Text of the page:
Saturday, November 04, 2006

limited time offer.

what i've (re)learned in my philosophy of biology class is that evolution has at least three necessary conditions: (1) random mutation, (2) heritability, and (3) the scarcity of resources. which is just to say that (1) there will be occasional errors in the reproduction of genetic material from one generation to the next & that these errors will occassionally be expressed in the way a body is built; (2) that once a mutation has randomly occured, it can be legitimately passed on to offspring; and (3) that all of this mutating and inheriting is going on in a world where there isn't enough for us all to live and procreate infinitely. and evolution depends on how (3) plays out between (1) and (2): something is born different than its fellows-- will the difference improve it's chances for survival and successful reproduction, relative to those fellows?

i remember the exact moment that i figured out what was going on. i'd just turned 20, and the world, by way of some heavy reading and minor activism, was shifting in and out of focus. i was wondering: why? why would nice people (i knew they were nice-- they were my people) not want to help other people? this was no big-eyed bullshit question, and i stand by it. what, i wondered, could be the root of profound political disagreement between people who are all operating with the same basic emotional and intellectual repetoire-- or, more accurately, what kind of gravity was it that could pull objects of the same weight in such different directions. what was the logic? what was the law?

there isn't enough for everybody. boom. that's it. that's the thing, i thought: there has to be a way in which what's mine is really mine and you can't have it, because there isn't enough. the idea of ownership and deservingness has to compose the fabric of our most basic assumptions, because if it doesn't, then what's in my hands could as easily be yours, and if it's in your hand, and not in mine, there won't be more. there won't be enough. scarcity of resources. the struggle for survival.

i thought: aha! this is where you're wrong, grump-- you can endorse redistributive tax arrangments-- you can support gay marriage and the funding of clinics and pledging more of our gdp to foreign aid. because there's enough! you were taking for granted that there isn't, but there is. look at all there is.

i worked hard on that idea for awhile. then school ended. plans changed. i wasn't reading much political theory, and my activism was of a humbler kind. grump died, anyway. i just haven't thought about it much-- not explicitly.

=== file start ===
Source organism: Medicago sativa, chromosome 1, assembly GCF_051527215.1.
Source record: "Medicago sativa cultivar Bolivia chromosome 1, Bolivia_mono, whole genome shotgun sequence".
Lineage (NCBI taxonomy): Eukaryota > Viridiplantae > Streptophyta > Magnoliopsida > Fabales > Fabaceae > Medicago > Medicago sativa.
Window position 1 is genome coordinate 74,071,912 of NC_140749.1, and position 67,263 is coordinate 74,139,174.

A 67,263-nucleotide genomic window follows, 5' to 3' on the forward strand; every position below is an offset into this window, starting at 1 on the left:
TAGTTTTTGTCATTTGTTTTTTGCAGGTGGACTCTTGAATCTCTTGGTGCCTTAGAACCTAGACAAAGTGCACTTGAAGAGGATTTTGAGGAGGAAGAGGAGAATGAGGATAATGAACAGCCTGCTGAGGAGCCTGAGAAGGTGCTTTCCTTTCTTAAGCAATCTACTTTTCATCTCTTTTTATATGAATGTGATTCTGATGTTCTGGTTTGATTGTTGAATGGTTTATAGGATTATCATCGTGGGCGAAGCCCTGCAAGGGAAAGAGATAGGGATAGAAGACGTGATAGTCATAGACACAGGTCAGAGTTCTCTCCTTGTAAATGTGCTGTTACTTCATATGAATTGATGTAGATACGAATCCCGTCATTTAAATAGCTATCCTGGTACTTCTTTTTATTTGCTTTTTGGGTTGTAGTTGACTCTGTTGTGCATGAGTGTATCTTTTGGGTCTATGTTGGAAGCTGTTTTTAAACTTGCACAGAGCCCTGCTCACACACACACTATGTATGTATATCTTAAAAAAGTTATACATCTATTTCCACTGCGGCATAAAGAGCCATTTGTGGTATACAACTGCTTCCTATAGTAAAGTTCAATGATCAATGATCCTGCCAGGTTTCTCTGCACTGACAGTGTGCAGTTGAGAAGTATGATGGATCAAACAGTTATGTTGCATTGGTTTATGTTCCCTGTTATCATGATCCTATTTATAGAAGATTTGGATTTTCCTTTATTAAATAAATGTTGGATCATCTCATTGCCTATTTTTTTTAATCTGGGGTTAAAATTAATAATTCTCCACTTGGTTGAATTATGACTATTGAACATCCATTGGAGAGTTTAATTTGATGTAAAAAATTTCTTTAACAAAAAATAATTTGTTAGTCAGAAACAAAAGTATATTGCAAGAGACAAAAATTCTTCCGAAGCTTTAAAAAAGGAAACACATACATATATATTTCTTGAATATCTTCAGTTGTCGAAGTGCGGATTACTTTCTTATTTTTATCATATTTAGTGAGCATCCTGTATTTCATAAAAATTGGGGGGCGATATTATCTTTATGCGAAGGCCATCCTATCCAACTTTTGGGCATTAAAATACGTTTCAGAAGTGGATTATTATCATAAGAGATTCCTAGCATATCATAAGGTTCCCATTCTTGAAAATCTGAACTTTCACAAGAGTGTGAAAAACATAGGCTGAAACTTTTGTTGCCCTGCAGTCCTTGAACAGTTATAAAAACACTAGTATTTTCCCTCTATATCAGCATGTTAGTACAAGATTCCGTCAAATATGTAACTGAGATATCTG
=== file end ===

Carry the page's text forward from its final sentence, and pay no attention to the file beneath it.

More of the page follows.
but i've been thinking about it these weeks-- not about the old idea i just rehearsed, about something else. darwin says that two starving dogs struggle against one another for a piece of meat-- that they struggle against one another for survival-- but that a green plant in the desert stuggles, too, and not against other green plants, or any animal-- it struggles against the drought. scarcity of resources isn't just another way of understanding our lives in terms of bullshit capitalist competition models. because i'm not some fucking dog fighting for a piece of meet, and i'm not a green plant in the desert, but in my whole life, which will end, there will only ever be one fall during which i'm twenty four years old. this one fall that i'm a twenty four year old philsophy student in somerville, massachusetts is scarce. every moment that i have is scarce-- i only get it once-- and moments, generally, are scarce, too-- i only get some. and every moment there are many people, and for every person, there are a lot of things i want to be/do to/for/with them. and i can't even manage to be/do even a tiny fraction of those things to/for/with even a tiny fraction of those people (this is about time limitations, but also about how one path precludes another, and about other limitations-- the ways that i fail and fall so terribly short). and that's just true. it's lamentable, and (not but) lamenting is probably another lamentable way of wasting moments.

this is too long.

3 comments:

Boo said...

i'm fascinated by your brain.
and! i hope your hat turns up...

Jess said...

philosophy of biology sounds really cool. like a hour, three times a week, inside of a kubrick film. and i mean that in the best way.

Running Away said...

I recommend that you read Victor Frankl's book, _Man's Search for Meaning_, if you haven't already. I think this book would complicate the Darwinian notion that two struggling beings will duke it out with each other in order to survive. Frankl founded a kind of school of psychological thought based on his experiences in a concentration camp during WWII. I would be happy to talk with you more about this. xo, L'il B. (ps. this isn't my account. just e-mail me.)